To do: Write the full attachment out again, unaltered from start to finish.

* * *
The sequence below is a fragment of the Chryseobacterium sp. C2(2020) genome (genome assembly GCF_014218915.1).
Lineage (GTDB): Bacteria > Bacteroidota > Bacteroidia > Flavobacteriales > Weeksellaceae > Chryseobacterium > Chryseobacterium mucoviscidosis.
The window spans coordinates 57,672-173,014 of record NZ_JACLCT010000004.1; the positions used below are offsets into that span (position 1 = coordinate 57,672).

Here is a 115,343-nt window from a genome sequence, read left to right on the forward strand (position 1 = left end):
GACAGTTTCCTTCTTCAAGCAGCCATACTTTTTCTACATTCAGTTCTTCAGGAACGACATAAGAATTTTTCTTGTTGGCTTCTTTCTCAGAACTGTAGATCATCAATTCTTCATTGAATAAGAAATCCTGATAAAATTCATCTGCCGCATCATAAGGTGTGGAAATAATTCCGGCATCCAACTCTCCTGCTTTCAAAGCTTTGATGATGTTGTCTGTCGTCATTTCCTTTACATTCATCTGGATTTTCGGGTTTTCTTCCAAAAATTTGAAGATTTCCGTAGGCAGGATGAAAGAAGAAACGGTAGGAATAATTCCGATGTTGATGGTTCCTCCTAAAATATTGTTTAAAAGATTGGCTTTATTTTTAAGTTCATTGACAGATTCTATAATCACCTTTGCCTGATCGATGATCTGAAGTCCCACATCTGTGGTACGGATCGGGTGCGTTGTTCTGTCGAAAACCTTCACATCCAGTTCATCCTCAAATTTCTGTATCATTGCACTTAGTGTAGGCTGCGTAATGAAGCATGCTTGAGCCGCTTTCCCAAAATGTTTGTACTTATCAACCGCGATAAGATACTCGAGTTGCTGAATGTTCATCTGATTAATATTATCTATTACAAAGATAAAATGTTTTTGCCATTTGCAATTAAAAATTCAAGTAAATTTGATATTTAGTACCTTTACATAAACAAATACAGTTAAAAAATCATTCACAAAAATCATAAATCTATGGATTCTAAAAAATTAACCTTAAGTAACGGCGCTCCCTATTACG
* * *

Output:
The sequence below is a fragment of the Chryseobacterium sp. C2(2020) genome (genome assembly GCF_014218915.1).
Lineage (GTDB): Bacteria > Bacteroidota > Bacteroidia > Flavobacteriales > Weeksellaceae > Chryseobacterium > Chryseobacterium mucoviscidosis.
The window spans coordinates 57,672-173,014 of record NZ_JACLCT010000004.1; the positions used below are offsets into that span (position 1 = coordinate 57,672).

Here is a 115,343-nt window from a genome sequence, read left to right on the forward strand (position 1 = left end):
GACAGTTTCCTTCTTCAAGCAGCCATACTTTTTCTACATTCAGTTCTTCAGGAACGACATAAGAATTTTTCTTGTTGGCTTCTTTCTCAGAACTGTAGATCATCAATTCTTCATTGAATAAGAAATCCTGATAAAATTCATCTGCCGCATCATAAGGTGTGGAAATAATTCCGGCATCCAACTCTCCTGCTTTCAAAGCTTTGATGATGTTGTCTGTCGTCATTTCCTTTACATTCATCTGGATTTTCGGGTTTTCTTCCAAAAATTTGAAGATTTCCGTAGGCAGGATGAAAGAAGAAACGGTAGGAATAATTCCGATGTTGATGGTTCCTCCTAAAATATTGTTTAAAAGATTGGCTTTATTTTTAAGTTCATTGACAGATTCTATAATCACCTTTGCCTGATCGATGATCTGAAGTCCCACATCTGTGGTACGGATCGGGTGCGTTGTTCTGTCGAAAACCTTCACATCCAGTTCATCCTCAAATTTCTGTATCATTGCACTTAGTGTAGGCTGCGTAATGAAGCATGCTTGAGCCGCTTTCCCAAAATGTTTGTACTTATCAACCGCGATAAGATACTCGAGTTGCTGAATGTTCATCTGATTAATATTATCTATTACAAAGATAAAATGTTTTTGCCATTTGCAATTAAAAATTCAAGTAAATTTGATATTTAGTACCTTTACATAAACAAATACAGTTAAAAAATCATTCACAAAAATCATAAATCTATGGATTCTAAAAAATTAACCTTAAGTAACGGCGCTCCCTATTACG